Does Virtual Navigation Improve Continuation of Care and Compliance for Early-Stage Colon Cancer Patients?

November 2018 Vol 9, NO 11
Jeremy Ortega, LVN
Sarah Cannon Cancer Center
Nashville, TN
Dayna Crawford, LPN
Sarah Cannon Cancer Center
Nashville, TN

Background: Colon cancer is the third most common cancer subtype for both men and women, with an occurrence rate of 4.49% for men and 4.15% for women. In 2018, there are expected to be 50,630 deaths related to colon cancer in the United States.1 Early detection is on the rise, with approximately 45% of colon cancers being diagnosed as stage I/II.2 Treatment for early-stage colon cancer generally involves surgery followed by surveillance. Complex or on-site navigators perform their duties based on patient need and barriers to care. Stage III/IV colon cancer patients require more assistance and face more barriers, leaving early-stage colon cancer patients without an advocate or educator in many situations. This disparity can lead to lower rates of follow-up care and interventions for early-stage patients. Sarah Cannon created a program for virtual colon navigation (VCN) to determine if early-stage colon cancer patients can benefit from a virtual navigator who follows and assists these patients throughout their disease process via telephone.

Objectives: The goal is to increase the knowledge of patients with early-stage colon cancer about their disease as well as to convey the importance of compliance with follow-up care, such as repeat colonoscopy as recommended by the physician and NCCN guidelines.

Methods: Sarah Cannon created an automated process to identify colon cancer patients by developing software that utilizes artificial intelligence, which technology identifies patients at time of diagnosis, then routes positive pathology reports to a VCN who contacts the early-stage colon cancer patients by telephone to ensure appropriate care and assist in routing the patient to the appropriate interventions, such as surgical consult. The VCN helps patients understand their diagnosis, provides patient education materials, connects the patient to relevant resources, provides emotional support, and offers follow-up surveillance for office visits and colonoscopies based on NCCN and physician guidelines. The VCN also ensures all late-stage patients are connected with a complex GI navigator in their region for more hands-on follow-up.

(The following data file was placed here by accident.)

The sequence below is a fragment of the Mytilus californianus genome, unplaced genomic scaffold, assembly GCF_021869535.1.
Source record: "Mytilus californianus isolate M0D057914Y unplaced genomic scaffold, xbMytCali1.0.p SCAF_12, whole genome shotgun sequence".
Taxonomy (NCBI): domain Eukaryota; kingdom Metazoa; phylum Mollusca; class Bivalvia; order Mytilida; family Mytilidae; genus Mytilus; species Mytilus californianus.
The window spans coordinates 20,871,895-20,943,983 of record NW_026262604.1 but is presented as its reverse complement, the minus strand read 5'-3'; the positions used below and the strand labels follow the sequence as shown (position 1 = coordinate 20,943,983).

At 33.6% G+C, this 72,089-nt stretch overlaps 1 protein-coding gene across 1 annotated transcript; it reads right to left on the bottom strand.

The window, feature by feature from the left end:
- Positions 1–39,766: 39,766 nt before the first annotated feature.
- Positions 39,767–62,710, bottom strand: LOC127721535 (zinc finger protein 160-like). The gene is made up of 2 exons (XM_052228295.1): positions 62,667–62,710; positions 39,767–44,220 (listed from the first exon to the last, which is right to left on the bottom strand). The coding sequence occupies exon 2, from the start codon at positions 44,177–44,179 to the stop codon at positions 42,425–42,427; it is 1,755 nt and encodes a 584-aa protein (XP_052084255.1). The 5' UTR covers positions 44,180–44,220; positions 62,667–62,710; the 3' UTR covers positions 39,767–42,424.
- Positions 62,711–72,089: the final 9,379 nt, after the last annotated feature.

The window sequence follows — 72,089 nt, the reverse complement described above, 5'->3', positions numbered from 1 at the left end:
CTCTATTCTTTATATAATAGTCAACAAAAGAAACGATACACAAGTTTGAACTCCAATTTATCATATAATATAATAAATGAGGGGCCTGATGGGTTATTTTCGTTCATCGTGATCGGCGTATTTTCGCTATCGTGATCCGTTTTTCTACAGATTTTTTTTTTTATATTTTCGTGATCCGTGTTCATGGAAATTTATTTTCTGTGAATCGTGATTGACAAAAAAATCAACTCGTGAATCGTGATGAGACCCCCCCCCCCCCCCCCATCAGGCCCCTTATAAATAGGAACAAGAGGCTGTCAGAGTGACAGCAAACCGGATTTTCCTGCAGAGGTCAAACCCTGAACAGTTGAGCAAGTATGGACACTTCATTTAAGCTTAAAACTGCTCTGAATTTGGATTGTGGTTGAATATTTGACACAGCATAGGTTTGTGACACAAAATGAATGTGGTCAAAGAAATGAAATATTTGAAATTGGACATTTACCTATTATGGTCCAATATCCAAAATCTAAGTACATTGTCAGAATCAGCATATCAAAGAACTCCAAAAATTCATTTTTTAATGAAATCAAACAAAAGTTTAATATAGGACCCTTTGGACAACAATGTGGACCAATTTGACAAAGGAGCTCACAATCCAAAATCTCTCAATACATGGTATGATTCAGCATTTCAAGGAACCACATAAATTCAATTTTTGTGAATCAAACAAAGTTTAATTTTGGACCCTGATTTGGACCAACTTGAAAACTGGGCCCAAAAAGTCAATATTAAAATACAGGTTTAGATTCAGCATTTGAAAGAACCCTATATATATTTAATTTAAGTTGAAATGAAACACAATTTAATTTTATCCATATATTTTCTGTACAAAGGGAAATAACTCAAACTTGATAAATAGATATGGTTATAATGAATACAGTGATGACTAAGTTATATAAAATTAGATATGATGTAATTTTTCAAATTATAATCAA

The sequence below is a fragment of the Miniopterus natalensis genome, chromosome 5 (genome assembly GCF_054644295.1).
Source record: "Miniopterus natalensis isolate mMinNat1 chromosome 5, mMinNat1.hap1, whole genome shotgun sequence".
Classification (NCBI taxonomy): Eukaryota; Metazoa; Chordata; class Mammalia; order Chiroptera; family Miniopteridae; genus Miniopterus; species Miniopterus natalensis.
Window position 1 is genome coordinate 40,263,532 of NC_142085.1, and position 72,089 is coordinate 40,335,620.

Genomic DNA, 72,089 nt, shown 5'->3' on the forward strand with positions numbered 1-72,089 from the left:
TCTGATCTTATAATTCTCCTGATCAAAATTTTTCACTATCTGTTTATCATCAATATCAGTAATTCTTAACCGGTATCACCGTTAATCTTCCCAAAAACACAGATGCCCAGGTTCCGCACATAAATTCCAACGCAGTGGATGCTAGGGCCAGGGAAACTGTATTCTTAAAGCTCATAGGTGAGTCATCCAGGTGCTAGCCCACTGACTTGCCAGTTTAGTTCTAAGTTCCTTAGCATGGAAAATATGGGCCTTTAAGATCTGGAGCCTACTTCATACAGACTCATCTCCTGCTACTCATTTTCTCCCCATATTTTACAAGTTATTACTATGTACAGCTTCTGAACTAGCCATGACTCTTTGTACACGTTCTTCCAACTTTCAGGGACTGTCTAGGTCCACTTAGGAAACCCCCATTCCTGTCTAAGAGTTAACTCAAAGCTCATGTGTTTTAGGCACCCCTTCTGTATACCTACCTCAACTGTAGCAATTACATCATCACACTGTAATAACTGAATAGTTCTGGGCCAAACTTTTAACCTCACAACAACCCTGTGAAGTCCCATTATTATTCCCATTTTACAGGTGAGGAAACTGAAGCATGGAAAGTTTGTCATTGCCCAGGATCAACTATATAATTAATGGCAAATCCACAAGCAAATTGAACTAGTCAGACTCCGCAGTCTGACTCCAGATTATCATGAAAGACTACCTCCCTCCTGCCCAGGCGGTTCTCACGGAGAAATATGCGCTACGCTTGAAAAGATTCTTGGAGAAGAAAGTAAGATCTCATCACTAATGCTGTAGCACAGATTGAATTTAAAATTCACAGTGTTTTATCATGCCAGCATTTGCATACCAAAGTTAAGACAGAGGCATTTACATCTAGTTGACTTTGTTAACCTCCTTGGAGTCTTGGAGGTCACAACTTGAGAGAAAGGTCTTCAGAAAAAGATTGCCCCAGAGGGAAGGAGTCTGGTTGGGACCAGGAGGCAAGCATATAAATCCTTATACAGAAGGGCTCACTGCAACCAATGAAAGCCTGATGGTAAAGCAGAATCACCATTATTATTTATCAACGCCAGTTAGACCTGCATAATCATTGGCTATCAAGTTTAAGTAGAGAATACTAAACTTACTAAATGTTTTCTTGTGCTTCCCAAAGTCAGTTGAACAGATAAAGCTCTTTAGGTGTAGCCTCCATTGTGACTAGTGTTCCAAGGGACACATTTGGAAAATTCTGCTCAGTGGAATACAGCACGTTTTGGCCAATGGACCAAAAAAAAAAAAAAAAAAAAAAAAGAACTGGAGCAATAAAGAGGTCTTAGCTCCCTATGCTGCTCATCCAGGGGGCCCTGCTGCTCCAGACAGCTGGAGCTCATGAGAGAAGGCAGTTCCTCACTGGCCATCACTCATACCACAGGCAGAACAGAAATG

Results: In 2017, Sarah Cannon navigated 656 colon cancers—334 early-stage I/II and 322 stage III/V. With our increased capacity, Sarah Cannon/HCA was able to maintain a 97% rate of follow-up for surgical or oncologic care with new diagnoses of all stages of colon cancer.

Conclusions: By creating a VCN program, Sarah Cannon/HCA has been able to improve continuation of care and compliance for early-stage colon cancer patients based on NCCN guidelines. By providing this resource to early-stage patients, we have greatly improved access to education and ensured compliance to physician-recommended follow-up care over 5 regions and 31 facilities.


  1. American Cancer Society. Key Statistics for Colorectal Cancer. Updated February 21, 2018.
  2. Sarah Cannon. Sarah Cannon Cancer Registry. 2015.
Related Articles
Assessment of Side Effects (SEs) Impacting Quality of Life (QOL) in Patients (Pts) Undergoing Treatment (tx) for Advanced Breast Cancer (ABC) in Clinical Practice: A Real-World (RW) Multicountry Survey
November 2022 Vol 13, No 11
To examine how SEs impacting QOL in pts with ABC are perceived.
Intracranial Activity of Tepotinib in Patients with MET Exon 14 (METex14) Skipping Non–Small-Cell Lung Cancer (NSCLC) Enrolled in VISION
November 2022 Vol 13, No 11
To provide analysis of the intracranial activity of tepotinib in patients with METex14 skipping NSCLC with BM from the VISION study to aid oncology nurse navigators who manage this population of patients.
MOMENTUM: Phase 3 Randomized Study of Momelotinib (MMB) versus Danazol (DAN) in Symptomatic and Anemic Myelofibrosis (MF) Patients Previously Treated with a JAK Inhibitor
November 2022 Vol 13, No 11
MF is a rare bone marrow cancer characterized by fibrosis, abnormal blood cell production, and dysregulated JAK/STAT signaling.1,2
Last modified: August 10, 2023

Subscribe Today!

To sign up for our print publication or e-newsletter, please enter your contact information below.

I'd like to receive:

  • First Name *
    Last Name *
    Profession or Role
    Primary Specialty or Disease State